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Growth of Modern Finance

Growth of Modern Finance

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Published by: Alfredo Jalife Rahme on Feb 25, 2014
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02/27/2014

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The Growth of Modern Finance*
 
Robin Greenwood Harvard Business School and NBER David Scharfstein Harvard Business School and NBER July 2012
Abstract
The U.S. financial services industry grew from 4.9% of GDP in 1980 to 7.9% of GDP in 2007. A sizeable portion of the growth can be explained by rising asset management fees, which in turn were driven by increases in the valuation of tradable assets, particularly equity. Another important factor was growth in fees associated with an expansion in household credit,  particularly fees associated with residential mortgages. This expansion was itself fueled by the development of non-bank credit intermediation (or “shadow banking”). We offer a preliminary assessment of whether the growth of active asset management, household credit, and shadow  banking – the main areas of growth in the financial sector – has been socially beneficial.
*
We thank Toomas Laarits for excellent research assistance. We are grateful to Lewis Alexander, John Campbell, Darrell Duffie, Sam Hanson, Anil Kashyap, Morgan Ricks, Andrei Shleifer, Jeremy Stein, Adi Sunderam, Paul Tucker, Bob Turley, Luigi Zingales, and especially David Autor and Tim Taylor for very helpful suggestions. We also thank Erin Ludlow, James Green, Rodger Smith, Karen Lanzetta, Justyna Podziemka, Covie Edwards-Pitt for their help and advice on financial services data, and the Securities Industry and Financial Markets Association (SIFMA) and Greenwich Associates for providing some of the data.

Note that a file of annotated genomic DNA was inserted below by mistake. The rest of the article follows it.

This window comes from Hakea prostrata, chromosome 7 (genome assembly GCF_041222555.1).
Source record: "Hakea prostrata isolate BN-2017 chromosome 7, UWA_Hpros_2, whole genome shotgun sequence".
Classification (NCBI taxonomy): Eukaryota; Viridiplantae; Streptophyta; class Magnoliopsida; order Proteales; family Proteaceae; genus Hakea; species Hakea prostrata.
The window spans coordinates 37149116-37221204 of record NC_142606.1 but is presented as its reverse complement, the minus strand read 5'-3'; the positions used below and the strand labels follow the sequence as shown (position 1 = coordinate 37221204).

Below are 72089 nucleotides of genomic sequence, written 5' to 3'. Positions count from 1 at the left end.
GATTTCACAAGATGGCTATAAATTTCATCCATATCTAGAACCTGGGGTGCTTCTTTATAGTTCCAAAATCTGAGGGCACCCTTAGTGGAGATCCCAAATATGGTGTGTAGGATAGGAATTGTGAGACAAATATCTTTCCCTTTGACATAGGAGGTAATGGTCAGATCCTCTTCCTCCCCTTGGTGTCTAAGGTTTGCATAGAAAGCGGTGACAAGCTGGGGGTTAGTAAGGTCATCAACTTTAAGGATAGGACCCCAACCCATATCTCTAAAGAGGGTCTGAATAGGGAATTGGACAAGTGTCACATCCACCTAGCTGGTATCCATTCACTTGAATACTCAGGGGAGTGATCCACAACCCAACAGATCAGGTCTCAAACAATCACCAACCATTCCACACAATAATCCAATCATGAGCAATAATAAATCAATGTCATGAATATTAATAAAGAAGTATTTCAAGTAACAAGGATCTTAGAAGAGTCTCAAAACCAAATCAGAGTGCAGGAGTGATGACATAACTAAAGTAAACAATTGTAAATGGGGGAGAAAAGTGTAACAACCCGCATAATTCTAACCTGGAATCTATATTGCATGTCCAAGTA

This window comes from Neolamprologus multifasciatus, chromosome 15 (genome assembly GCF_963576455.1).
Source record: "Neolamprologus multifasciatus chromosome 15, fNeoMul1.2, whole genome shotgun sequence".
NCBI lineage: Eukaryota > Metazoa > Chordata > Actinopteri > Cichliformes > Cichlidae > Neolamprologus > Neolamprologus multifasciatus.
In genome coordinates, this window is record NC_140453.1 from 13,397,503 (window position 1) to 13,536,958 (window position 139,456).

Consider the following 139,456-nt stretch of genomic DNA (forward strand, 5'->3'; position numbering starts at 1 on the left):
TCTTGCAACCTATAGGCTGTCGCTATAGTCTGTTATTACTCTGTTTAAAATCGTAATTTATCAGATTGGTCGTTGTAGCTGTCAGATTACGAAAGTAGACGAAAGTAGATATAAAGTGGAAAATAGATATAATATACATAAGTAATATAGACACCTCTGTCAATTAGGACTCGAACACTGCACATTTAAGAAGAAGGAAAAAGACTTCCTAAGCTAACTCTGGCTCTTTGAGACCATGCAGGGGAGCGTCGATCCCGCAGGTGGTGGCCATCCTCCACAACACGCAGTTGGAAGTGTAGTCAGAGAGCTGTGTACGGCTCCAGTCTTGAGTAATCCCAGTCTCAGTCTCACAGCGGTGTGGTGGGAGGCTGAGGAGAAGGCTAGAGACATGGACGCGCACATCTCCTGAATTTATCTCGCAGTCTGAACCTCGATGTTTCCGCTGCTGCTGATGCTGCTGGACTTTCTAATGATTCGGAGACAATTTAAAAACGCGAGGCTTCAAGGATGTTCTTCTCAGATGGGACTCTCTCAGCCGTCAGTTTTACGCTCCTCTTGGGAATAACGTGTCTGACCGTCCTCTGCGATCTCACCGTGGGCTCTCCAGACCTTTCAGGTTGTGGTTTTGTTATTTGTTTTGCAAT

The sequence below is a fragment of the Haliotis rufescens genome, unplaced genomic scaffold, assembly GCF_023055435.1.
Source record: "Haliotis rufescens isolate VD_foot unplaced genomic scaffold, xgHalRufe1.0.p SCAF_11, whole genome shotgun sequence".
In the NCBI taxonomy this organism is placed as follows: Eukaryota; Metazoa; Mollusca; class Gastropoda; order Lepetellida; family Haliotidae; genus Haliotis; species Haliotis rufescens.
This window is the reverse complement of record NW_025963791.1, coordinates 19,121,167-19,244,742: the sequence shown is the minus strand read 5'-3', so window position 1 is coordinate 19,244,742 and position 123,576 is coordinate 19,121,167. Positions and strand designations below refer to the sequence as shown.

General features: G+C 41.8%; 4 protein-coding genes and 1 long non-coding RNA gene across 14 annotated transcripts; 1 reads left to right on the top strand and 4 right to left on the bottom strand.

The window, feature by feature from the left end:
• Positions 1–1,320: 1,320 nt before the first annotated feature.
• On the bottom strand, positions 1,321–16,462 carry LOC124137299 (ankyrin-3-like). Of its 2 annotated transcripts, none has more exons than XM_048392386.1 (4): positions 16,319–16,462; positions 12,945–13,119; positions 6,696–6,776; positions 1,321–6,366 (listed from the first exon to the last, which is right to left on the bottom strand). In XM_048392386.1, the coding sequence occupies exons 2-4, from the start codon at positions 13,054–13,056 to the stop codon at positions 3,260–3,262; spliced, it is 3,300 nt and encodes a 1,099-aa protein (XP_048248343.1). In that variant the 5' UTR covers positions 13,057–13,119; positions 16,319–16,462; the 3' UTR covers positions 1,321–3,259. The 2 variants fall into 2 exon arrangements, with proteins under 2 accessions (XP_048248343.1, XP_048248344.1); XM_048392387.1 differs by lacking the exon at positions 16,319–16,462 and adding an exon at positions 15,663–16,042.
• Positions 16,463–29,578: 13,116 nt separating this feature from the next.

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Introduction
During the last 30 years there was enormous growth in the financial services sector. This growth is apparent whether one measures the importance of finance by its share of GDP, by the quantity of financial assets, by employment, or by average wages. At its peak in 2006, the financial services sector contributed 8.3% to U.S. GDP, compared to 4.9% in 1980 and 2.8% in 1950. Figure 1, following Philippon (2008) and constructed from a variety of historical sources, shows that that the finance share of GDP increased at a faster rate since 1980 (13 basis points per annum) than it did in the prior 30 years (7 basis point per annum). During the later period, services of all types grew from 53.8% of GDP to 65.9% of GDP; finance accounted for more than a quarter of this growth. Figure 1 breaks financial services growth into three broad groups of activities: securities, credit intermediation, and insurance. It is securities and credit intermediation that are responsible for the acceleration of growth since 1980; insurance, by contrast, has grown at a steady pace since the 1940s. Another measure of the growth of the financial sector is the quantity of financial claims and contracts, including stocks, bonds, derivatives, and mutual fund shares. Figure 2, which is  based on the